According to the Asia Pacific Fleet Management Market Analysis (2017-2023) report, fleets in the region are set to grow with companies adding more vehicles to meet the demands of production, sales and supply.
An increase in fleet size is likely to contribute to a surge in costs and maintenance efforts with fleet managers expected to manage the responsibility of finding operational efficiencies. However, the role of a fleet manager in Asia Pacific is usually procurement-driven and function-steered, with managers carrying out tactical tasks such as answering drivers’ queries and arranging service appointments.
As they transition from a procurement function to strategic fleet management, fleet managers should look for parties they can collaborate with to meet the evolving needs of their role – one of them is the fuel supplier. Many fleets have realized the potential benefits of working closely with their fuel supplier to ensure they are using the right product for their fleet.
Beginning a dialogue to better understand the products and services suppliers provide, and what will best meet your fleet’s needs, can be vital in determining a fleet’s success.
Based on our experience, we have pinpointed six important questions that smart fleet managers should discuss with their current or potential fuel supplier, and have also provided insights into these important areas:
How is my product handled, stored and transported?
Fuel can be easily contaminated. For example, a common on-site storage issue is the presence of water in the tanks, which can lead to bacteria growth in the fuel. In turn, the bacterial growth can result in filter plugging issues that can translate to added downtime and decreased fleet efficiency.
Having a conversation with your supplier about their regulatory awareness, safety focus and qualifications for the carriers who store and handle their products can lead to peace of mind and help build trust.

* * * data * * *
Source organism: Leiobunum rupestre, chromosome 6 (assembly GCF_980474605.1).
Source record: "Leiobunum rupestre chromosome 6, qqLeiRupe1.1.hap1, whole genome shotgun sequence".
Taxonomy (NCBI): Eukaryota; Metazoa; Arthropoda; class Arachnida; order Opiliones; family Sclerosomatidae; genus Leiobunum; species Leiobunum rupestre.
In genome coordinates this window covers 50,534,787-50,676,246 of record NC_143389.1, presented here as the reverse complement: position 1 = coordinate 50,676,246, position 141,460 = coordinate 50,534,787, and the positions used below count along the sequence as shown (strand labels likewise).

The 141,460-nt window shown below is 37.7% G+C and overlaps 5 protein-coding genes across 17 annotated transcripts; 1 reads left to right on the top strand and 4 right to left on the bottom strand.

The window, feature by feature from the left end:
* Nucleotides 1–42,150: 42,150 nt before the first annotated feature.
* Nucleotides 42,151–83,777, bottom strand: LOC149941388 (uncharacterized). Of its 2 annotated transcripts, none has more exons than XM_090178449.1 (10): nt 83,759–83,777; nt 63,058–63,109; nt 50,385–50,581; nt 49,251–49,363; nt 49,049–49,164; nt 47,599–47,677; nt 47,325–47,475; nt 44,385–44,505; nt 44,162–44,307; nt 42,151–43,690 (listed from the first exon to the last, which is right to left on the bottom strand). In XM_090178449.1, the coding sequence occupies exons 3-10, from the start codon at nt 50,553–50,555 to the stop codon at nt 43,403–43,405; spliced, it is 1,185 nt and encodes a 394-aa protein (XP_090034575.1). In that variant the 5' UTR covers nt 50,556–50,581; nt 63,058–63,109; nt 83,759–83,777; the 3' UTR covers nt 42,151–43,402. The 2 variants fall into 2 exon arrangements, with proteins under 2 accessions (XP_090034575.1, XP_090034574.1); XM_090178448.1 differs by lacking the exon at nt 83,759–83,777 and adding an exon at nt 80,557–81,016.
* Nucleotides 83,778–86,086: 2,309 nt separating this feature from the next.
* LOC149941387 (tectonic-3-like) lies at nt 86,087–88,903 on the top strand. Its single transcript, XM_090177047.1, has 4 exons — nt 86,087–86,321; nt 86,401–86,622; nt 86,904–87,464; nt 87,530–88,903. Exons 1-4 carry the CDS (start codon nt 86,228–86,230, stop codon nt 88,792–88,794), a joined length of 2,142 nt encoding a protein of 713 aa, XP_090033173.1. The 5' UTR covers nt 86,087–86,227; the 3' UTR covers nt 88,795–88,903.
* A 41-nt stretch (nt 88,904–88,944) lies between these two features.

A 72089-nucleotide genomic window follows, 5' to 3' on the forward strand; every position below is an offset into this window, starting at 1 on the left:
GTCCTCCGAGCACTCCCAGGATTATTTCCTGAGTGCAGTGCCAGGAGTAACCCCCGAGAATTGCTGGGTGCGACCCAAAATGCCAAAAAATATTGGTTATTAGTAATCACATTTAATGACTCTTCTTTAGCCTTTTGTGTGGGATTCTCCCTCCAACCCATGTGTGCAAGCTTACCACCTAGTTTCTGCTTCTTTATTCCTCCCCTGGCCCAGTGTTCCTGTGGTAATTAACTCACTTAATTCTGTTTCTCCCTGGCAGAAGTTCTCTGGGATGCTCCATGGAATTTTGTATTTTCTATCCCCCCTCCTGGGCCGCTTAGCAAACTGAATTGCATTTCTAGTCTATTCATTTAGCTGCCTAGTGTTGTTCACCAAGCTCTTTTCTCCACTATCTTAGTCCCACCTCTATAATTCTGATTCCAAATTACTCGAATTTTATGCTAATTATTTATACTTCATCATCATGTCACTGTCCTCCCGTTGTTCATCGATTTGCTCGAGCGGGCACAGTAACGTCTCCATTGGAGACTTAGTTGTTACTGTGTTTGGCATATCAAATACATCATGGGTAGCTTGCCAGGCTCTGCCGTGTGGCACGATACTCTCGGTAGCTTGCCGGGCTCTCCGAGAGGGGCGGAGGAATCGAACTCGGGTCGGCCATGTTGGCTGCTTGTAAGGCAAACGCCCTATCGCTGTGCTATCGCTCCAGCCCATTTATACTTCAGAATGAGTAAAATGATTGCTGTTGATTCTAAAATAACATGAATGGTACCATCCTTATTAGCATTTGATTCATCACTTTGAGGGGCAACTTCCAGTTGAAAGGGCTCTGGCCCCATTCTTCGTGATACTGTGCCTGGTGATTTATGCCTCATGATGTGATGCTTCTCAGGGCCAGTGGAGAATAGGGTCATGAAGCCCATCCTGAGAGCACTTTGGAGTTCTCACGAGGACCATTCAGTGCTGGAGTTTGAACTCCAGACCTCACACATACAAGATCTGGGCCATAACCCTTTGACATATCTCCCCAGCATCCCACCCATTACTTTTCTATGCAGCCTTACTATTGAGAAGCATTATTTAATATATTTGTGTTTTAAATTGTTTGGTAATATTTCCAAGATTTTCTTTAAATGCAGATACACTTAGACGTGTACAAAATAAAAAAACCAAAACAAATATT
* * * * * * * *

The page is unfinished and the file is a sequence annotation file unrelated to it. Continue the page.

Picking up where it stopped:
Should I use an additized diesel? Will it cost more?
While an additized diesel product will cost more than a base diesel fuel at the onset, it is a superior product that is designed to ultimately lower fuel consumption and emissions, and improve both power and responsiveness, among other benefits.
While the product itself is more expensive, the performance benefits additized diesel provides are designed to increase a fleet’s overall efficiency. This can, in turn, help the fleet meet sustainability goals and help reduce the long-term total cost of ownership of each vehicle.
Does your product provide performance benefits?
An additized diesel will help maintain optimal performance in the engine’s fuel system. This translates to fuel savings, better power, and cleaner combustion when compared to trucks and buses running unadditized diesel fuel. Protecting the fuel system with detergent can also help increase a fleet’s overall efficiency.
Oftentimes, fleets are not too concerned about the diesel they use, in large part because their vehicles’ engines are under warranty. However, even though the maintenance may be covered, taking the truck and bus off the road remains costly.